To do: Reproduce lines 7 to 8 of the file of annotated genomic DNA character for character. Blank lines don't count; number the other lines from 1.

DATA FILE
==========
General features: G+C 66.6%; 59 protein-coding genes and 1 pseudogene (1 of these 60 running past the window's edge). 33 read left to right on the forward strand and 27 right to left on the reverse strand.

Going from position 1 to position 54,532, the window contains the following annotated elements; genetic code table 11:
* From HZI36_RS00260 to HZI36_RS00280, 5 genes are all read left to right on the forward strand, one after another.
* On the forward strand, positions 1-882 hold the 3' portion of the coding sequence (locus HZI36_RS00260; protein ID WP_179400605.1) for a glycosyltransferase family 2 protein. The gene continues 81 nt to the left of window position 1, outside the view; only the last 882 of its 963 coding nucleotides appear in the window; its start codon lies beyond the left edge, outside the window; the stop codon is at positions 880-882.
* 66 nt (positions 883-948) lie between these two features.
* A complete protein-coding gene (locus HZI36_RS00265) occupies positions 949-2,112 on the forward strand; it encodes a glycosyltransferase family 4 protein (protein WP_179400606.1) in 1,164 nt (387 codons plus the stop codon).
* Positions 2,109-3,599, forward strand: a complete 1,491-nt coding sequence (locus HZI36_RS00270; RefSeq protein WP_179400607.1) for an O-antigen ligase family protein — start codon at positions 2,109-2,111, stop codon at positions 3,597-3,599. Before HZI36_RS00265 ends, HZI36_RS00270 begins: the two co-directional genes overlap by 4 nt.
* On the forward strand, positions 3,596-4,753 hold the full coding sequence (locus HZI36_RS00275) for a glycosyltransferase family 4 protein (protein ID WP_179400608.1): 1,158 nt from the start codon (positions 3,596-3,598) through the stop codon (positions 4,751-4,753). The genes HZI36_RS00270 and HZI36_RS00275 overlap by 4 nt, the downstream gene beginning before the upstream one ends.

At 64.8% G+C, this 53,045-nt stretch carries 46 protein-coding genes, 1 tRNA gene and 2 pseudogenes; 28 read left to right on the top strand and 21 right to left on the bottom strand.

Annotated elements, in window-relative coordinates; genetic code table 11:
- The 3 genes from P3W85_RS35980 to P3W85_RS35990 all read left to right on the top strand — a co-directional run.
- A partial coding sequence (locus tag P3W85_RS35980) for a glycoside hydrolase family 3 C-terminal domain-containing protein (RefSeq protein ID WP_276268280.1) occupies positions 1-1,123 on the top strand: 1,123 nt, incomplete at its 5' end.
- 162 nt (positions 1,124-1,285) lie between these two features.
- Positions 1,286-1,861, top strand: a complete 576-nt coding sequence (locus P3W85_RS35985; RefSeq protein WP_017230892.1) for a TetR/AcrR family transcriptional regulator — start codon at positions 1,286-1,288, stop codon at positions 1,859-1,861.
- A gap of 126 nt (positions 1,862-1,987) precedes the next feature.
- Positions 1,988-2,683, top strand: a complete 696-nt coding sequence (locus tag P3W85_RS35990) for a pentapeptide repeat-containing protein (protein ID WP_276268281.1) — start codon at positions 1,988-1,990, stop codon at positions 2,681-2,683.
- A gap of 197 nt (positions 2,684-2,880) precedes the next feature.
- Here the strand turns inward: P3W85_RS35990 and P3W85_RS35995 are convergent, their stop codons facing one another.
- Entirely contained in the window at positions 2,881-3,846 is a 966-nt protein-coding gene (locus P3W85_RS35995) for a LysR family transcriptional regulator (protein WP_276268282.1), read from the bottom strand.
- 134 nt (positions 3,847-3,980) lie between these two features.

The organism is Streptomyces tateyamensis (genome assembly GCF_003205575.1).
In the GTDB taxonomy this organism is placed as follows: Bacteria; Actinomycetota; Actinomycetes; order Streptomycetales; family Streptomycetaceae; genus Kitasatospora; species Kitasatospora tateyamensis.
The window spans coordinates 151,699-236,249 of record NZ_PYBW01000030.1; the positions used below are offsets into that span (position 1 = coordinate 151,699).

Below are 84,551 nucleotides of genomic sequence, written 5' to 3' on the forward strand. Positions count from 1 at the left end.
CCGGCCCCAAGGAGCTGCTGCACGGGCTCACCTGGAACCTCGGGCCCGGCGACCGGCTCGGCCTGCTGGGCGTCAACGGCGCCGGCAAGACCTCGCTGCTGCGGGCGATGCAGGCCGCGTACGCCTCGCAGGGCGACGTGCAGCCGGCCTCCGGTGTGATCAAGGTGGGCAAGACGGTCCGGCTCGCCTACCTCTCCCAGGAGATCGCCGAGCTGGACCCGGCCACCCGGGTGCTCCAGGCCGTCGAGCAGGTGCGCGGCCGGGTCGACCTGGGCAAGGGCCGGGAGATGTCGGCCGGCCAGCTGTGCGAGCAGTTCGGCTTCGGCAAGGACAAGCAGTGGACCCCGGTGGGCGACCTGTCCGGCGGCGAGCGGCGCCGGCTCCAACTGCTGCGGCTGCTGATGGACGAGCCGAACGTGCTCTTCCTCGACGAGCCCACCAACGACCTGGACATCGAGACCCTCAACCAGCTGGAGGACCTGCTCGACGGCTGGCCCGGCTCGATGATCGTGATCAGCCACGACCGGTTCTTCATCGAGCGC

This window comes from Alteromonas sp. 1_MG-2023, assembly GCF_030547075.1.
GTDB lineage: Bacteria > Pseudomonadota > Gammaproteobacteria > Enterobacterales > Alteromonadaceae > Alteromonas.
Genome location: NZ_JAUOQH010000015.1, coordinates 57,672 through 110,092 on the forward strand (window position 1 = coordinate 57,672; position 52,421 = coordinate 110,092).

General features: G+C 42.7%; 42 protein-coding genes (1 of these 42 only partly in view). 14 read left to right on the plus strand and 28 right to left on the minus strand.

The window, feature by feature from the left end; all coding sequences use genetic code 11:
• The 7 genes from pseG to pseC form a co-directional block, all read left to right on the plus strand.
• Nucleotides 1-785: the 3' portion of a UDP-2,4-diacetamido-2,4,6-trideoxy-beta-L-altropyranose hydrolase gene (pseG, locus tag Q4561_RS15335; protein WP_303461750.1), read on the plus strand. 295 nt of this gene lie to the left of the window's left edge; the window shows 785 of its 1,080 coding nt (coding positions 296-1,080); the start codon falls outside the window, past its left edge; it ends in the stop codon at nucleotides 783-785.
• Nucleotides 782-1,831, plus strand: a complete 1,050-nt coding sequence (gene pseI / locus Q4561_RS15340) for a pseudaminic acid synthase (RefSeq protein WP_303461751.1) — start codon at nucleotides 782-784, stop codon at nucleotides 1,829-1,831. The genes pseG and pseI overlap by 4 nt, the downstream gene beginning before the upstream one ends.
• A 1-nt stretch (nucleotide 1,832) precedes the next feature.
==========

* Positions 2,109-3,599, forward strand: a complete 1,491-nt coding sequence (locus HZI36_RS00270; RefSeq protein WP_179400607.1) for an O-antigen ligase family protein — start codon at positions 2,109-2,111, stop codon at positions 3,597-3,599. Before HZI36_RS00265 ends, HZI36_RS00270 begins: the two co-directional genes overlap by 4 nt.
* On the forward strand, positions 3,596-4,753 hold the full coding sequence (locus HZI36_RS00275) for a glycosyltransferase family 4 protein (protein ID WP_179400608.1): 1,158 nt from the start codon (positions 3,596-3,598) through the stop codon (positions 4,751-4,753). The genes HZI36_RS00270 and HZI36_RS00275 overlap by 4 nt, the downstream gene beginning before the upstream one ends.